Treating mental illness has never been an easy or short task. But what if the process can be controlled entirely by the patient, and is as interesting as playing video games? This idea, call neurofeedback, and was relegated to the realm of pseudoscience for decades. However, new research has set off a revolution in this field.
Practitioners of neurofeedback are anticipating a procedure that harnesses brainwave activity for the treatment of various health conditions. The process works in this way: the therapist affixes a patient’s scalp with various electrodes, which will target the brainwaves involved in any ailments being treated. The patient then plays a video game designed specifically for neurofeedback, using nothing more than their mind. Positive results in the game occur when brainwave frequencies reach a target range. It seems pretty simple on the surface.
Until recently, little credence was lent to this procedure by most experts in the realm of neuroscience and psychiatry. Studies extolling neurofeedback’s benefits are poorly designed and typically evaluate small numbers of patients. However, a team at the University of Montreal performed a trial of neurofeedback to look for a change. Over a span of 13 weeks, 15 patients underwent thrice-weekly neurofeedback sessions designed to enhance attention levels, while 15 others partook in sham sessions instead.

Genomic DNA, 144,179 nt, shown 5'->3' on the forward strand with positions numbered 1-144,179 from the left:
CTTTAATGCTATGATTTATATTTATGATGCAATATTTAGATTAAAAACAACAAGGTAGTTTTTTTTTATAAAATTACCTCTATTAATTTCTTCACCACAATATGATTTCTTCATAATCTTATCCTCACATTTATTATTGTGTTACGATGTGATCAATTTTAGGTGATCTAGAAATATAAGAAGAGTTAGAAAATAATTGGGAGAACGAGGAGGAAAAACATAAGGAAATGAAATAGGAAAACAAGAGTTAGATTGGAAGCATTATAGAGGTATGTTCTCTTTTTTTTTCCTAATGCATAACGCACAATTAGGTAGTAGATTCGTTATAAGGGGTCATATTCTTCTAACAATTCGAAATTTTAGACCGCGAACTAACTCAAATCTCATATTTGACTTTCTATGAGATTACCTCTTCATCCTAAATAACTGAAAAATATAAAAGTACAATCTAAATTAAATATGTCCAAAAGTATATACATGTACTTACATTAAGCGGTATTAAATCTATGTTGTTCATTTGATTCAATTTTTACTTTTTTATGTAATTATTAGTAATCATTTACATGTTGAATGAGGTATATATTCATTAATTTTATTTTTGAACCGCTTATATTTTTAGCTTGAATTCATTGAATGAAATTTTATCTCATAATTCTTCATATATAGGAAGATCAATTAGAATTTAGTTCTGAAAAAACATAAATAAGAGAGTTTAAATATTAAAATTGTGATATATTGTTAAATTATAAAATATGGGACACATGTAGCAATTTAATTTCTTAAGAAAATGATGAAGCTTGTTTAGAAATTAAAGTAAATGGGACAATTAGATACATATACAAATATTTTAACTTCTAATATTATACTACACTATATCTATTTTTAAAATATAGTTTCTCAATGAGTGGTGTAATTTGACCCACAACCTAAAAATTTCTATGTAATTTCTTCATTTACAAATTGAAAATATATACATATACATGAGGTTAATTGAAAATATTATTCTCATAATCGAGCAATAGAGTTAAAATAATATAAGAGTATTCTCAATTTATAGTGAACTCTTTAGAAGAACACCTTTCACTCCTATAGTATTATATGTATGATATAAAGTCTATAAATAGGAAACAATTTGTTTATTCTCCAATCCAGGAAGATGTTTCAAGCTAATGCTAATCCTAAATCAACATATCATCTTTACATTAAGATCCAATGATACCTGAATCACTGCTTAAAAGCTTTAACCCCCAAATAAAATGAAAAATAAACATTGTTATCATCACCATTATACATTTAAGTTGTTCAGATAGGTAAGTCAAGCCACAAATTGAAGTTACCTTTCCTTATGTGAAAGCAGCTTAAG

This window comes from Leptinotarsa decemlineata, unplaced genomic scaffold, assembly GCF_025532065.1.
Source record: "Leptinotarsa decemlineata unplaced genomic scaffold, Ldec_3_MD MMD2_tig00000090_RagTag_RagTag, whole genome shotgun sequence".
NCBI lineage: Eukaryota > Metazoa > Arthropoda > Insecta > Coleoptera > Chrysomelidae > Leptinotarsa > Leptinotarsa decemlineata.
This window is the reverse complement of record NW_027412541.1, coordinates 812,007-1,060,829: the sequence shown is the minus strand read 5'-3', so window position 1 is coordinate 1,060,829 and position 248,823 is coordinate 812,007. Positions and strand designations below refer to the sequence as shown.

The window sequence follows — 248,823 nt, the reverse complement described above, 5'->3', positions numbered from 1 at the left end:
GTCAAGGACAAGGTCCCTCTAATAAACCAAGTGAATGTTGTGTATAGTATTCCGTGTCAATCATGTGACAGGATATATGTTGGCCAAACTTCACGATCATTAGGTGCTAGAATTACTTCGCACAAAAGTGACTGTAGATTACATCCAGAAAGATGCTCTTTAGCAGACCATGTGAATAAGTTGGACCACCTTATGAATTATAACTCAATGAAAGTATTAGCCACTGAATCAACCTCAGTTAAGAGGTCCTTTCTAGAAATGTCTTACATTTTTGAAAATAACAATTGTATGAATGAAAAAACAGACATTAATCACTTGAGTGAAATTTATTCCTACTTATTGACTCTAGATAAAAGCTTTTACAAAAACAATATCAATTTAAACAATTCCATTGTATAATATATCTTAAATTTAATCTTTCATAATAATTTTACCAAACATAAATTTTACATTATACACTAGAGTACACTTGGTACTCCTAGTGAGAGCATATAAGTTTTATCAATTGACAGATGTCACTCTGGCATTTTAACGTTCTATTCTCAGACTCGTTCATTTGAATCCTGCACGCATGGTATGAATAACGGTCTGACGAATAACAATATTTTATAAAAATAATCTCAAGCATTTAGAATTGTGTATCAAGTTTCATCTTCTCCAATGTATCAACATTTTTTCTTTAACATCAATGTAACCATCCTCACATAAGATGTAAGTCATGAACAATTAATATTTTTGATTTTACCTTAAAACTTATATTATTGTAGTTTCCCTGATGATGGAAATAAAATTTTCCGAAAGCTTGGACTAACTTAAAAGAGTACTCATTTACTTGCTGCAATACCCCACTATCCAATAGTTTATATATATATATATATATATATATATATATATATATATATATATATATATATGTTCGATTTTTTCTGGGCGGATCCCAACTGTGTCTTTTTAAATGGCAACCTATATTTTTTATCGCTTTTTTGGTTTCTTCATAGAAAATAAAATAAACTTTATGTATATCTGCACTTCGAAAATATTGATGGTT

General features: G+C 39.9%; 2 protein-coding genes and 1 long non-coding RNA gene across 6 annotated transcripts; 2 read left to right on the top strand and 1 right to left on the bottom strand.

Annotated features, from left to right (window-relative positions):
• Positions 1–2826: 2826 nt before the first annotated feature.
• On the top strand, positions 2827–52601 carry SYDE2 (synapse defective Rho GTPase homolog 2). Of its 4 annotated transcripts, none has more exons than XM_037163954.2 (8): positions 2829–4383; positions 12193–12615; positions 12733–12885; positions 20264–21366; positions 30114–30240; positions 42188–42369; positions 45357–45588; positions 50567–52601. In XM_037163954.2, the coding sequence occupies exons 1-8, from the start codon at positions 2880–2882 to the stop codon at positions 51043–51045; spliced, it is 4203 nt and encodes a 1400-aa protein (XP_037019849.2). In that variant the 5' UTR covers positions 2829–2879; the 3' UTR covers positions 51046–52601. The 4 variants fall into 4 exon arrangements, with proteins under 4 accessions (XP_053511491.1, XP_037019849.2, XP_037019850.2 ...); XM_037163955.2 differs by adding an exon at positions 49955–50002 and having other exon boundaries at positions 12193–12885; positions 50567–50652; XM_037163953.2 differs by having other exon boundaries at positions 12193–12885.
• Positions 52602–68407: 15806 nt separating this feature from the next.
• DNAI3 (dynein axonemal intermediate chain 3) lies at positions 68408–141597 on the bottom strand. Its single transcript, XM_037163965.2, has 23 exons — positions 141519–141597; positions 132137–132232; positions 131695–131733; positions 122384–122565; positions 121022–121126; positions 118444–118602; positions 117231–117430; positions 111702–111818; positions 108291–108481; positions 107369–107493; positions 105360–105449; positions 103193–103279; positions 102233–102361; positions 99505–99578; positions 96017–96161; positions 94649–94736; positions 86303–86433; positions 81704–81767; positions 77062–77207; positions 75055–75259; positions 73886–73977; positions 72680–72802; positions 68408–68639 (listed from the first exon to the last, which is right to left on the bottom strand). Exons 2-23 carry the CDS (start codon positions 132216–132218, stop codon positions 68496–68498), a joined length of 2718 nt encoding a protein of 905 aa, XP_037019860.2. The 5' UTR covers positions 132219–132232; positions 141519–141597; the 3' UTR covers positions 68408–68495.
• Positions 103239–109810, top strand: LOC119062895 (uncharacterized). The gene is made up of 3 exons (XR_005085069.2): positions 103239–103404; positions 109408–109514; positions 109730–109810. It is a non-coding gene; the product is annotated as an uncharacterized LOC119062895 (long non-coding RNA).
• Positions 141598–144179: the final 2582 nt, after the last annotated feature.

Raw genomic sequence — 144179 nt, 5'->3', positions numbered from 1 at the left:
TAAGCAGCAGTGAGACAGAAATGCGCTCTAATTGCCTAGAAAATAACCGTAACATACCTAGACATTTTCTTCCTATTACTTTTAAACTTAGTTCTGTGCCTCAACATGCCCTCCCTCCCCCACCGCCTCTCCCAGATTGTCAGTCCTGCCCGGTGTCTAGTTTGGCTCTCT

Patients who received genuine neurofeedback experienced improvements in their visual and auditory attention levels, and MRI scans revealed that the brains of those patients showed structural changes in regions linked to attention skills. After examining the results of this new study, at least some former doubters are taking note. “What this shows is that neurofeedback did, in fact, have an effect on the brain and enhances pathways where you’d want them enhanced. That’s a strong step and an encouraging finding,” said Andrew Leuchter, M.D., a professor in the Department of Psychiatry and Biobehavioral Sciences at UCLA.
Story and image via The Verge.